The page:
- Associated Press - Wednesday, August 4, 2010

TEHRAN — Iran’s official news agency said Wednesday that an explosion near the president’s convoy was just an excited fan setting off fireworks, denying earlier reports of an assassination attempt.

A fan set off a firecracker similar to those used during sports matches to express his excitement at Iranian President Mahmoud Ahmadinejad’s visit to the western Iranian town of Hamedan, reported the IRNA news agency.

The explosion near the president’s convoy had set off a flurry of media reports, including one that it was a handmade grenade.

The conservative Iranian website, khabaronline.ir, said a grenade exploded as the president’s convoy headed from the airport to the venue for the speech, but did not harm him.

Eyewitnesses in Hamedan told the Associated Press by telephone that the explosion definitely came from a firecracker.

“It was a firecracker, which made a sound and produced smoke near where I was standing,” Amin Mehrabi said. “Many people filmed it with their cell-phone cameras.”

Mr. Ahmadinejad went on to give his speech as planned, and it was broadcast live on state television. He made no mention of the incident in his remarks, focusing instead on the country’s disputed nuclear program.

He struck a hard line against Western demands that Iran halt its nuclear activities. The U.S. and its allies accuse Iran of trying to develop atomic weapons, but Tehran insists its nuclear program is for peaceful purposes.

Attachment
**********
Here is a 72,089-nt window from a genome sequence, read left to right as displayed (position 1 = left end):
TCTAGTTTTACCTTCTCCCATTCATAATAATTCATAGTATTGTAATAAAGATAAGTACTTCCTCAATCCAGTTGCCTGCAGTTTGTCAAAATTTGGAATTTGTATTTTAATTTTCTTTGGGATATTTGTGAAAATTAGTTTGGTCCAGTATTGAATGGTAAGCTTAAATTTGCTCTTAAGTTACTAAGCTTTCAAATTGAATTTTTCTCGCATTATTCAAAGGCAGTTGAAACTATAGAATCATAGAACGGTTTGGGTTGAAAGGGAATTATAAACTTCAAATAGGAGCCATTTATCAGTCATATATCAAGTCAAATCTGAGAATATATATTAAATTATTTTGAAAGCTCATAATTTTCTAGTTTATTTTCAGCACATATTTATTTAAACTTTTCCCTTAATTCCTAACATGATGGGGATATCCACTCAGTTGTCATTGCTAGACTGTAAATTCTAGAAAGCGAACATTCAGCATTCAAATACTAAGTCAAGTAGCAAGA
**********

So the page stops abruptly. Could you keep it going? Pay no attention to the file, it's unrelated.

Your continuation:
“It will be one of your big mistakes if you think you, resorting to lies and hue and cry, are able to achieve something and we will give you any concessions,” Mr. Ahmadinejad told the crowd at the stadium.

One person was arrested in connection with the incident, the website report said, adding that Mr. Ahmadinejad’s car was about 100 yards from the blast. It also said there was no information whether anyone was injured.

“The explosion caused a lot of smoke,” the report said.

Mr. Ahmadinejad, whose popularity at home is waning amid a faltering economy and tightened U.N. and Western sanctions over Tehran’s nuclear program, regularly tours the countryside to deliver speeches to grass-roots supporters in cities and town across Iran.

Copyright © 2016 The Washington Times, LLC.

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